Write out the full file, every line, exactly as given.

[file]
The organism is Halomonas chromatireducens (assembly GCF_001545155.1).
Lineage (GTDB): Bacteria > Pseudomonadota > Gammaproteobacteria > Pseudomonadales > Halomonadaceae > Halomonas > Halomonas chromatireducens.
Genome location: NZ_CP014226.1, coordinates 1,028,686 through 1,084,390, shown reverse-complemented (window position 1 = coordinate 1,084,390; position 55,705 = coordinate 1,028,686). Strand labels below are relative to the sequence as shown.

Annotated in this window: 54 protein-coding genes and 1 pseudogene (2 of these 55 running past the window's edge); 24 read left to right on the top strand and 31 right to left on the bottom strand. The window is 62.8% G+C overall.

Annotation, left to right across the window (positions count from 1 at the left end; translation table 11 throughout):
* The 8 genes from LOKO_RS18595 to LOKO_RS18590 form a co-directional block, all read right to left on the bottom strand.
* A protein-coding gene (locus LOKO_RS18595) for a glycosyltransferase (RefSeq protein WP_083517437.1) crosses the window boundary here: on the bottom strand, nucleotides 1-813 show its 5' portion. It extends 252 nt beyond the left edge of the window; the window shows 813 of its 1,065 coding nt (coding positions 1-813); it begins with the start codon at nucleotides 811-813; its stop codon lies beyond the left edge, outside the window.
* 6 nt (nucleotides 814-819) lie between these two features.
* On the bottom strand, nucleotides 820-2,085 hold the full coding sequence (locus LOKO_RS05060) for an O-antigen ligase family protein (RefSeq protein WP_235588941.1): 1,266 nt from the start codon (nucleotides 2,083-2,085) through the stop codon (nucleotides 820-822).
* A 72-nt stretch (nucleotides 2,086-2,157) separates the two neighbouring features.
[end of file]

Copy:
The organism is Halomonas chromatireducens (assembly GCF_001545155.1).
Lineage (GTDB): Bacteria > Pseudomonadota > Gammaproteobacteria > Pseudomonadales > Halomonadaceae > Halomonas > Halomonas chromatireducens.
Genome location: NZ_CP014226.1, coordinates 1,028,686 through 1,084,390, shown reverse-complemented (window position 1 = coordinate 1,084,390; position 55,705 = coordinate 1,028,686). Strand labels below are relative to the sequence as shown.

Annotated in this window: 54 protein-coding genes and 1 pseudogene (2 of these 55 running past the window's edge); 24 read left to right on the top strand and 31 right to left on the bottom strand. The window is 62.8% G+C overall.

Annotation, left to right across the window (positions count from 1 at the left end; translation table 11 throughout):
* The 8 genes from LOKO_RS18595 to LOKO_RS18590 form a co-directional block, all read right to left on the bottom strand.
* A protein-coding gene (locus LOKO_RS18595) for a glycosyltransferase (RefSeq protein WP_083517437.1) crosses the window boundary here: on the bottom strand, nucleotides 1-813 show its 5' portion. It extends 252 nt beyond the left edge of the window; the window shows 813 of its 1,065 coding nt (coding positions 1-813); it begins with the start codon at nucleotides 811-813; its stop codon lies beyond the left edge, outside the window.
* 6 nt (nucleotides 814-819) lie between these two features.
* On the bottom strand, nucleotides 820-2,085 hold the full coding sequence (locus LOKO_RS05060) for an O-antigen ligase family protein (RefSeq protein WP_235588941.1): 1,266 nt from the start codon (nucleotides 2,083-2,085) through the stop codon (nucleotides 820-822).
* A 72-nt stretch (nucleotides 2,086-2,157) separates the two neighbouring features.